Order closing state beaches prompts confusion, even for Neighbor Island mayors
HONOLULU, Hawaii (HawaiiNewsNow) - The governor’s move to make beaches off-limits is getting some pushback. People, including at least two of Hawaii’s mayors, are frustrated and confused by the order.
Gov. David Ige says the order lets counties use discretion to allow certain activities.
However, Maui County Mayor Michael Victorino says the language makes it difficult to determine whether the beaches are legally within his jurisdiction.
“I think the governor must clearly define which of the beaches, which are owned by the state, (exercise) should be allowed,” said Victorino.
“It’s still very unclear because they are saying they own all the beaches, but where is the beach line? The vegetation and high water mark changes day-to-day at many of our beaches.”
Kauai County Mayor Derek Kawakami also has questions.
“It is a top priority for our community and our goal is to have clarification on that rule,” said Kawakami, in a video statement Monday.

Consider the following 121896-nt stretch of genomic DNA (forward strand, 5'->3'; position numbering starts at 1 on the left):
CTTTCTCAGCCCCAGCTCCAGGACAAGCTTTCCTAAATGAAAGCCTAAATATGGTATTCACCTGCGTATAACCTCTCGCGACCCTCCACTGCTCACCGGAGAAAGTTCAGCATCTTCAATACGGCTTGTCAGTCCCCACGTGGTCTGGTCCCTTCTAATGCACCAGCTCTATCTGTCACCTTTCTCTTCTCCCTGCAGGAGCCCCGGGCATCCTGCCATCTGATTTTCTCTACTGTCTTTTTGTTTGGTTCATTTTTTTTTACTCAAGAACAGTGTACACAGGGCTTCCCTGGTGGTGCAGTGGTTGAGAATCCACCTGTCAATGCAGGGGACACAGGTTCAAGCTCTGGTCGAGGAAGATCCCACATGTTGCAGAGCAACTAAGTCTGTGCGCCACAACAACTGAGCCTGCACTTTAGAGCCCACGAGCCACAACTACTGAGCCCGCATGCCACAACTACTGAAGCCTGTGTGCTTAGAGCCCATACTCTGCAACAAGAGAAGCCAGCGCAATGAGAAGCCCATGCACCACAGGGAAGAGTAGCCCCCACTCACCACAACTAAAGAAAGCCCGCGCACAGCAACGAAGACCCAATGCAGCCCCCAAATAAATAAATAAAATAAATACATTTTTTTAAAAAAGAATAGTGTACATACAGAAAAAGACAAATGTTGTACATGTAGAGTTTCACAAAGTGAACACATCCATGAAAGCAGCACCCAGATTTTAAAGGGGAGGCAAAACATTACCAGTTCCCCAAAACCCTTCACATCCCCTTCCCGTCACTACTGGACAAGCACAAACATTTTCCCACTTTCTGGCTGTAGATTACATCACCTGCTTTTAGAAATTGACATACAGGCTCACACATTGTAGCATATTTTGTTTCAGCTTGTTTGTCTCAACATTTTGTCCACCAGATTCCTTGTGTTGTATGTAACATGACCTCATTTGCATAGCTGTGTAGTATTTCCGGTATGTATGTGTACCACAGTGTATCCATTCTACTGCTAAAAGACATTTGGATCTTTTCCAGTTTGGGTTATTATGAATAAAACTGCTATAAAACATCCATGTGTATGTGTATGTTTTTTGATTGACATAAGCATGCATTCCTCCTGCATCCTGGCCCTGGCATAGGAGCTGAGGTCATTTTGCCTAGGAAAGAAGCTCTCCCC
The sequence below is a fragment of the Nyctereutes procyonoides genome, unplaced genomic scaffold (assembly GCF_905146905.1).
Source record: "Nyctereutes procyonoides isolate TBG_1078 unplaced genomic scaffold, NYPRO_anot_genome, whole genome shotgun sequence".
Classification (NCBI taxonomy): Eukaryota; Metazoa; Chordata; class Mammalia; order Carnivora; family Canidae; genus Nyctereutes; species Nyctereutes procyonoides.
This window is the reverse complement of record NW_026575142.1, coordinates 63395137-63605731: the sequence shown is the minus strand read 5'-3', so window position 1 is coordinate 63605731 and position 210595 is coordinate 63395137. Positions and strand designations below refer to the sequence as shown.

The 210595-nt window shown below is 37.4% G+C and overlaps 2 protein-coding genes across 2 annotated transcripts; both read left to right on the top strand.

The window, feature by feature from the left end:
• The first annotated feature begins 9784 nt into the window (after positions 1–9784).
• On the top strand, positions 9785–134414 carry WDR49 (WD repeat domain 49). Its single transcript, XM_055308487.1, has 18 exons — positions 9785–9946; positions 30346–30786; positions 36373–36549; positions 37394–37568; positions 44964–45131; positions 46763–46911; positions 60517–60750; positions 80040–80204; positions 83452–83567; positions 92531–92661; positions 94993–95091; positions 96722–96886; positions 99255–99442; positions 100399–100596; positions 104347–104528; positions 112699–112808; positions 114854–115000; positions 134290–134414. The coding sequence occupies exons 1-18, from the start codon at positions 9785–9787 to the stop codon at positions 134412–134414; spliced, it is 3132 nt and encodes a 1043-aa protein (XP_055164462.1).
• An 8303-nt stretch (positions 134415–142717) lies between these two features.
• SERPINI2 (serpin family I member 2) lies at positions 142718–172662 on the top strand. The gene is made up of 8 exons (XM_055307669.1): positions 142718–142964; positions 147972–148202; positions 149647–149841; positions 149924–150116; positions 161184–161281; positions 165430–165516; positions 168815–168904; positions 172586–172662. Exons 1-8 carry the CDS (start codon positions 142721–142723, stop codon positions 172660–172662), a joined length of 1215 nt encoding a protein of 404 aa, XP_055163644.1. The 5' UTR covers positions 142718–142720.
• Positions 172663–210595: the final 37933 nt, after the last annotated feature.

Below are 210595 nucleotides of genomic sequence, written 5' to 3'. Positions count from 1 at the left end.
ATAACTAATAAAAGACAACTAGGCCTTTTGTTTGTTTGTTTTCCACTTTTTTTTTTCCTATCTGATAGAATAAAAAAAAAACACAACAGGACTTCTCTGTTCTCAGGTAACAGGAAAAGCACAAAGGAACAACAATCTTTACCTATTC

Victorino says officers are confused and it’s been tough to enforce.
“Our police are not out there to cite people right now until this clarification,” said Victorino.
With no one on beaches, sidewalks have become crowded. Seniors, like Kailua resident Diana Helfand, says that puts them in a dangerous situation.
“I saw an older woman almost get knocked down by someone zooming by on a bike. If someone older falls on pavement they get really, really hurt," said Helfand.
"The beach is soft. If you fall, You’re not falling on a hard surface.”
Helfand, a retired columnist, says the new rules are discriminatory against kupuna.
“My doctor actually told me to breathe in the salt air because I have respiratory problems so I can’t even do that,” said Helfand.
Ige says a solution is in the works.
“The order that I issued refers to state beaches and the county mayors have issued orders that deal with their county beaches and we are working to align it,” said Ige.
The new rules remain in effect through April 30th. Violators can be fined up to $5,000 or face a year in jail.
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